Music, Not Sports, Becoming the Main Draw For Arenas

The live music business is expected to balloon to a $38 billion industry by 2030

Music, Not Sports, Becoming the Main Draw For Arenas
Singer Bruno Mars performs in 2016 at Staples Center. (Axelle/Bauer-Griffin/FilmMagic)
By Evan Bleier / November 19, 2019 11:10 am

With Concerts, not sporting events, starting to generate more net income for arenas, a private equity-backed developer is set to begin work on eight new arenas over the next three years, six of which will not have any tie to a big-league franchise.

Backed by Silver Lake, Los Angeles-based Oak View Group is leading the $3.9 billion investment into the group of arenas and plans to target locations including Palm Springs, Austin, Milan and Manchester in the U.K.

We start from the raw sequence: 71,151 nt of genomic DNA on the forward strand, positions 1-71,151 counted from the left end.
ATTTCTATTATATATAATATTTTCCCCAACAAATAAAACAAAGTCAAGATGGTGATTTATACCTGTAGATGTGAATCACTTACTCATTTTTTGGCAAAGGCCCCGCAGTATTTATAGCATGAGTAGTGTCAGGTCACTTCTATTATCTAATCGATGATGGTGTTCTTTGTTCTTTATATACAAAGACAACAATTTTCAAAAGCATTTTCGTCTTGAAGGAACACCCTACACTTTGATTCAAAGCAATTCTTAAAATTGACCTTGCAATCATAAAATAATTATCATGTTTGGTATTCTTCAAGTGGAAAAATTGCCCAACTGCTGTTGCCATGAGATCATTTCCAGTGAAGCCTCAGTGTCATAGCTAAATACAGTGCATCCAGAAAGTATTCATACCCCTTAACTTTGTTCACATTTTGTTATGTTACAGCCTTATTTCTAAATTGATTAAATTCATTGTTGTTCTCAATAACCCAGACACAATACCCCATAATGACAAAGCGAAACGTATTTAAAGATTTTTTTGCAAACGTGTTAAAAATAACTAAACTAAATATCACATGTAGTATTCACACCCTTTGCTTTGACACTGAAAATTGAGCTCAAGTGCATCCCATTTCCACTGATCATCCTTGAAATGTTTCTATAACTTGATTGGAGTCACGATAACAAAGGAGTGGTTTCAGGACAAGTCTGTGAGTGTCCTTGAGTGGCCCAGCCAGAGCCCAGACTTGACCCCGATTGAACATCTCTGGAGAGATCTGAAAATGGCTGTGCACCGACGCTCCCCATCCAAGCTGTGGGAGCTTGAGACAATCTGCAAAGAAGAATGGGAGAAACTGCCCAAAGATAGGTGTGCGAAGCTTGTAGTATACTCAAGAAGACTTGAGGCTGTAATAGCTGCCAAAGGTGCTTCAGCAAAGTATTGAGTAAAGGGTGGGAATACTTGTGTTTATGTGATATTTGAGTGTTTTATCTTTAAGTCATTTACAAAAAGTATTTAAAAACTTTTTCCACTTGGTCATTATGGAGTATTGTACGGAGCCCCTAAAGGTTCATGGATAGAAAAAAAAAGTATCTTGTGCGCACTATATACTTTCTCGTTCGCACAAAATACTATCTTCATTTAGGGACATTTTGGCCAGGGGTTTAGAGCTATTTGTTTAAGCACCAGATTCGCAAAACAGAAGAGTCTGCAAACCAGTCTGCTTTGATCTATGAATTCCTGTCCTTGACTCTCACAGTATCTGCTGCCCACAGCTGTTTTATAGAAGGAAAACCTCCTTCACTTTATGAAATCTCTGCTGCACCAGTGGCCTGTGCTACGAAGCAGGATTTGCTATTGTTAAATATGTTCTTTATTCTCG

By keeping its properties free from any ties to sports teams, Oak View, which claims a venue can generate twice as much net income from hosting a concert than an NBA or NHL game, can schedule twice as many concerts as many of the arenas which are currently in operation.

That could be extremely lucrative as concert ticket prices rise and the live music business, which is expected to balloon up from $28 billion now to a $38 billion industry by 2030 according to PricewaterhouseCoopers, continues to grow.

According to Oak View, “the arenas are being designed with music as the primary focus, from acoustics to VIP amenities.” The new venues will also include fewer suites as those don’t sell as well for concerts and more interior clubs to encourage concertgoers to linger before or after shows, The Wall Street Journal reports.

The arenas, which are slated to seat between 10,000 to 18,000 fans, are set to be under construction or open by 2022.

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